How the Presidential Election Will Impact Your 2024 Marketing Campaigns

Erin Strong | December 13, 2023

It’s no secret that 2024 is an election year.

And no matter how you feel about the upcoming primaries, presidential debates, and election — there’s one thing that all marketers need to keep top of mind: the impact on their campaigns.

During election years, consumers are distracted and there’s more competition for their attention.

Here’s everything you need to know about marketing during an election to ensure your campaigns don’t get caught in the crossfire.

High-level takeaways for marketing during an election

CTV, TV, radio, and billboards/out-of-home (OOH) will be impacted most by political campaigns, but typically only in battleground states and during the height of campaigning, which runs from late September through election day. Paid search, DOOH, and streaming audio will see some impact as well.

Marketers should plan for a 15-50% increase in CPMs for CTV, as well as CPMs and CPC for paid social, during the core six weeks of the election and throughout the year in key battleground states. Higher CPMs mean you might require more budget to hit the same results as you did in 2023. Plan your budgets and forecast results accordingly.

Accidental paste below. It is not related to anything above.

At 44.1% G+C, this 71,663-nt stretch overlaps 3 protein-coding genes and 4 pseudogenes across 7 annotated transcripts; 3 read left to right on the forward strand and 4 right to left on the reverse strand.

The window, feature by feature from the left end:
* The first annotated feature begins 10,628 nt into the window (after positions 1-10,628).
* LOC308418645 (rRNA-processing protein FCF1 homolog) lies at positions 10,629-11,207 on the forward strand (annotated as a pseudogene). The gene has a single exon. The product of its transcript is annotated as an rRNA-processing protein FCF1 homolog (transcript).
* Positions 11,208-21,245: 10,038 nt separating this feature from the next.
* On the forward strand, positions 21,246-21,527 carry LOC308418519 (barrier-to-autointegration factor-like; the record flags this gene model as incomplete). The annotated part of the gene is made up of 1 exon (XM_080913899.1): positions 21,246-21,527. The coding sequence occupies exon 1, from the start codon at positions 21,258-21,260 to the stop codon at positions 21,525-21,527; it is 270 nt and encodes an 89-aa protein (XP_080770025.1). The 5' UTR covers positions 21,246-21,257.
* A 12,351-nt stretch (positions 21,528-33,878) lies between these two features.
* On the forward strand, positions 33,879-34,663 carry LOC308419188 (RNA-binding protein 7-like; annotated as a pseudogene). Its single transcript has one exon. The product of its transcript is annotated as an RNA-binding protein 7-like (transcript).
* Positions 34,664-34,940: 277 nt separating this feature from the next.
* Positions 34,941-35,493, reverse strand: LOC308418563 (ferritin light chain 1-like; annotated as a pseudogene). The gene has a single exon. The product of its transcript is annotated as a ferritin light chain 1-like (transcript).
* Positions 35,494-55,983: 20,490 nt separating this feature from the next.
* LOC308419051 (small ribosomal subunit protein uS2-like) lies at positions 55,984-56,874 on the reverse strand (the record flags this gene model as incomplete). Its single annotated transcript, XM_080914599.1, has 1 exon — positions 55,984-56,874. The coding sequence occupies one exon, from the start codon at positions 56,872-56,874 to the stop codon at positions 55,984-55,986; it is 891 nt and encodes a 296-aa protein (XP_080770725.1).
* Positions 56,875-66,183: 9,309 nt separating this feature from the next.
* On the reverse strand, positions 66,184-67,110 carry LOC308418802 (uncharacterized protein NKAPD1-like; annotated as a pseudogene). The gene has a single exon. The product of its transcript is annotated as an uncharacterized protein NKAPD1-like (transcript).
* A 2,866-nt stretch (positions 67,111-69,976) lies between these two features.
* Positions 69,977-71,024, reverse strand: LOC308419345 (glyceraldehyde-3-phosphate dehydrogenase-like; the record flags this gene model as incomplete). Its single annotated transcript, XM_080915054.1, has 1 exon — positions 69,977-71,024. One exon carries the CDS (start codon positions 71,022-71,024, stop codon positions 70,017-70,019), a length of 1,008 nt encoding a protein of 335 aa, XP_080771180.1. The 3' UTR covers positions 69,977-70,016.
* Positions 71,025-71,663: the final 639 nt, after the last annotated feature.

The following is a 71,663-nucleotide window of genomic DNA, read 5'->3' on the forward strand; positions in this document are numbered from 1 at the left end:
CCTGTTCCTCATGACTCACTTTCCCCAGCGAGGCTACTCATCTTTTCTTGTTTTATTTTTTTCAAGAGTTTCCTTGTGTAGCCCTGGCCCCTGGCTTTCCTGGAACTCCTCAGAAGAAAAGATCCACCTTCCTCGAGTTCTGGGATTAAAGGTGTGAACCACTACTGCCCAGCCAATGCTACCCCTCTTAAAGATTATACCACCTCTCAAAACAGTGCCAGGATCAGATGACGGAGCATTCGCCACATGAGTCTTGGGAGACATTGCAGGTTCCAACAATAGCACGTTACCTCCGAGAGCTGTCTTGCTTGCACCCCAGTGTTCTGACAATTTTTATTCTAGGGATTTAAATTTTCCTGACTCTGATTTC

Use the calendar below to understand the key Presidential Election dates in 2024:

Campaign map depicting presidential election dates for 2024
Red = Republican Caucus/Primary
Blue = Democratic Caucus/Primary
Purple = Both Caucus/Primary
Yellow = Election Heat

Local marketing channel-by-channel impact

Social media

It is typically a best practice for marketers to go dark on social around an election to avoid the political nature of elections, unless they’re encouraging people to vote and framing it as a civic responsibility without political preference.

Brands can have fun promoting voting, promising a free perk to voters who wear an “I voted” sticker. Avoid taking political stances unless your brand’s identity aligns with a particular viewpoint. Instead, focus on values that resonate across the political spectrum.

Organic social

Serve as a reprieve for consumers by posting more local, non-election content. Organic posts can be a breath of fresh air compared to the bombardment of political ads during the height of the election.

  • Double down on local events or happenings.
  • Share content around stress management to become a reprieve for stressed voters.
  • Keep 80% of the content informative, entertaining, or educational.
  • Avoid product or service promotions around the election date since they could be surrounded by a political post in the newsfeed that may not align with the brand.

Paid social

During the presidential election year, the cost of advertising can increase 10-20%, and in the weeks before the election in some of the battleground states, it could be almost 50%.

  • Try to schedule ads to avoid the two weeks before the election.